In “the wild,” when snakes are hungry they hunt and consume live prey. However, the general recommendation from herpetologists is to feed captive reptiles killed prey, as it is safer for the reptile and also (somewhat) “kinder” for the prey.
Captivity is not a natural state for reptiles;  thus, some natural behaviors are altered in confinement. If your snake happens to not be hungry when you decide to feed it, it will not eat. Translation: it will ignore the live prey you put in its enclosure. Meanwhile, the prey animal, left alone in a predator-occupied terrarium with no way out, will not be so chill. It will be terrified, and try to find a place to hide. Eventually, sensing its imminent demise and and/or choosing the best defense is a good offense strategy (and/or becoming hungry itself) the prey animal will attack whatever is around – like, your snake. 
To return to the story: Jeremy followed the herpetologists’ recommendations to feed killed prey to his snake…with his own unique variation. When it came time to feed his boa, Jeremy would purchase a live rat from a local pet shop and bring it home to his bedroom, where he kept his snake terrarium. He would place the rat in the bottom of a pillowcase,  grab the top end of the pillowcase and swing it round and round over his head. When the swinging had reached a certain critical speed, Jeremy smacked the end of the pillowcase against his bedroom wall, instantly transforming a live rat into a snake entrée.
Jeremy left detailed instructions for his snake’s feeding. His mother told my parents that while she detested the process she followed the procedures to the letter.  Although I heard this story years ago, the image is still with me: Mrs. S___, trying to honor the memory of her son, gingerly removing a live rat from its box, placing it in a pillow case and swinging said pillowcase around her head, trying to get up the momentum (and the gumption) to whack it against the wall, all the while wincingly fingering her strand of pearls….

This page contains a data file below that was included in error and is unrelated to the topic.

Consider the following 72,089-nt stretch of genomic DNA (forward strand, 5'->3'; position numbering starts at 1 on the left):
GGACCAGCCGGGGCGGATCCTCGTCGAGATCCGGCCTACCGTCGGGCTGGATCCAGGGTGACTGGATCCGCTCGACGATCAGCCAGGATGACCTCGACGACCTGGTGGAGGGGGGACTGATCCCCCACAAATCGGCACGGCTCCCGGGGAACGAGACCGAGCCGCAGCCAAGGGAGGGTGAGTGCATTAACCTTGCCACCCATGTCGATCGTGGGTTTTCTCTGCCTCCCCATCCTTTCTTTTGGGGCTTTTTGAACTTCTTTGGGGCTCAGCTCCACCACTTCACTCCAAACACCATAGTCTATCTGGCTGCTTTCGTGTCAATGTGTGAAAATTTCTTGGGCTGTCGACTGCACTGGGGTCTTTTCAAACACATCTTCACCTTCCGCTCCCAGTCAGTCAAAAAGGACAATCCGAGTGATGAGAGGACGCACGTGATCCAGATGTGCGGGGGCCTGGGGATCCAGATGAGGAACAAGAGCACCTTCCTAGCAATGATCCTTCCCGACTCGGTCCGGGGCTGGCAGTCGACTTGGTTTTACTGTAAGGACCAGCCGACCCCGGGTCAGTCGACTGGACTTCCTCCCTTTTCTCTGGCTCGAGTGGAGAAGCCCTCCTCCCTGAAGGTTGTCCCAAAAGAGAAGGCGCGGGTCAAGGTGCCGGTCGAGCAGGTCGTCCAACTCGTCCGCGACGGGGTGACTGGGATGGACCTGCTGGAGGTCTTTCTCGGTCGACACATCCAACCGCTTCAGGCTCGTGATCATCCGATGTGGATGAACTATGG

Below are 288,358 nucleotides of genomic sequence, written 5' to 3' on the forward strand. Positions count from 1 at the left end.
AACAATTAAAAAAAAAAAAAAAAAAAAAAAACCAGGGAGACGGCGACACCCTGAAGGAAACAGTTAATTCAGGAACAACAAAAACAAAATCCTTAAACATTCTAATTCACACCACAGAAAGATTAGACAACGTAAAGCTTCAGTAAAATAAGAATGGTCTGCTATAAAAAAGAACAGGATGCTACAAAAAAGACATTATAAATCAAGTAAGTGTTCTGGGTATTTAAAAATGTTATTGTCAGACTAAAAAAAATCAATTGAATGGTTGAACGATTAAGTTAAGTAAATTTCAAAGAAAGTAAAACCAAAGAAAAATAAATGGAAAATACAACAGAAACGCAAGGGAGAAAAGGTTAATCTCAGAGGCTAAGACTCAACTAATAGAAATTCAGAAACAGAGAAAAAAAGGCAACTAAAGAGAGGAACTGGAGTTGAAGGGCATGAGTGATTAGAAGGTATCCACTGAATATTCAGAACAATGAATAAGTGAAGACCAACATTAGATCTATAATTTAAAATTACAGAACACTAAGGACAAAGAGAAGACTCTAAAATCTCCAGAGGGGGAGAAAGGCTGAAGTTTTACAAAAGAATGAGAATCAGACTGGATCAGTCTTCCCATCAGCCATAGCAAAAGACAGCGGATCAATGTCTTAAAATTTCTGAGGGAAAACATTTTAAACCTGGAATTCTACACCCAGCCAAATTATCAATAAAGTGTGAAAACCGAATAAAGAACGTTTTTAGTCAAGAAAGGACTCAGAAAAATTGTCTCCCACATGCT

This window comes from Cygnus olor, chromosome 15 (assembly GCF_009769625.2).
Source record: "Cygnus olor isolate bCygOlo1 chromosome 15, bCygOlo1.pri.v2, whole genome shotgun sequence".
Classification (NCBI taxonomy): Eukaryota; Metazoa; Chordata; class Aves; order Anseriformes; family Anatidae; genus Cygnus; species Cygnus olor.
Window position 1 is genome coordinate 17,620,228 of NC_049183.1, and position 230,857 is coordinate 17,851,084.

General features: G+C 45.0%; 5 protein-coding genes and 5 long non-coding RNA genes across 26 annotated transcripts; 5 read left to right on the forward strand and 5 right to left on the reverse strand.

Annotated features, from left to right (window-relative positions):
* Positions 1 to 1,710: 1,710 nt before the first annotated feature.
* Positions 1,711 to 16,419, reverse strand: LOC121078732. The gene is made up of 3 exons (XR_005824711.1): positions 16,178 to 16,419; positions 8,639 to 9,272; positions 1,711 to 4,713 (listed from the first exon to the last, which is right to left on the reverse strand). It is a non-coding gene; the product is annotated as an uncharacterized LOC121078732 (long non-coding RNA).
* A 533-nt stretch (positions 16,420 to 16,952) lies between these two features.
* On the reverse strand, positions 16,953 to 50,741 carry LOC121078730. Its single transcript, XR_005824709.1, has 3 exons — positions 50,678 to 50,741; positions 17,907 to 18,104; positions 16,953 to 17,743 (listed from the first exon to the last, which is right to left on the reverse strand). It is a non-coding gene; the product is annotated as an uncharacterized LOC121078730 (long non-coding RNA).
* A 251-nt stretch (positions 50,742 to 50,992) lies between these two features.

* * *
Always carry a flagon of whiskey in case of snakebite,
and furthermore, always carry a small snake.
( W. C. Fields )
* * *
May you always carry the flagons of your choice, and have the gumption to swing what must be swung, and may the hijinks ensue.
Thanks for stopping by. Au Vendredi!
 Not the best acronym – sounds like some kind of intestinal disorder, doesn’t it?
 And keeping in mind the year’s worth did not in fact “keep” for a year in the freezer (read: eeeewwwwwww).
 I’m assuming they mean the rodents, not the American Veterinary Medical Association panel members.
 He lived at home until he died, sometime in his mid-40s. Never left the nest; held one paying job that lasted two weeks.
 Or any animal..Sorry, all you PETA pet-owners.
 Pet lizards, snakes and other reptiles have been injured and even killed by live prey.
 One Jeremy reserved for this purpose (i.e., he did not buy pillowcases in bulk) and which, according to what Mrs. S___ told my parents, he apparently never laundered.
 Not another snake-related footnote, I promise.
Oct 03, 2014 @ 08:28:09
I expected this to end in the death of the family dog/cat (or Mrs. S.) This…this is more tragic.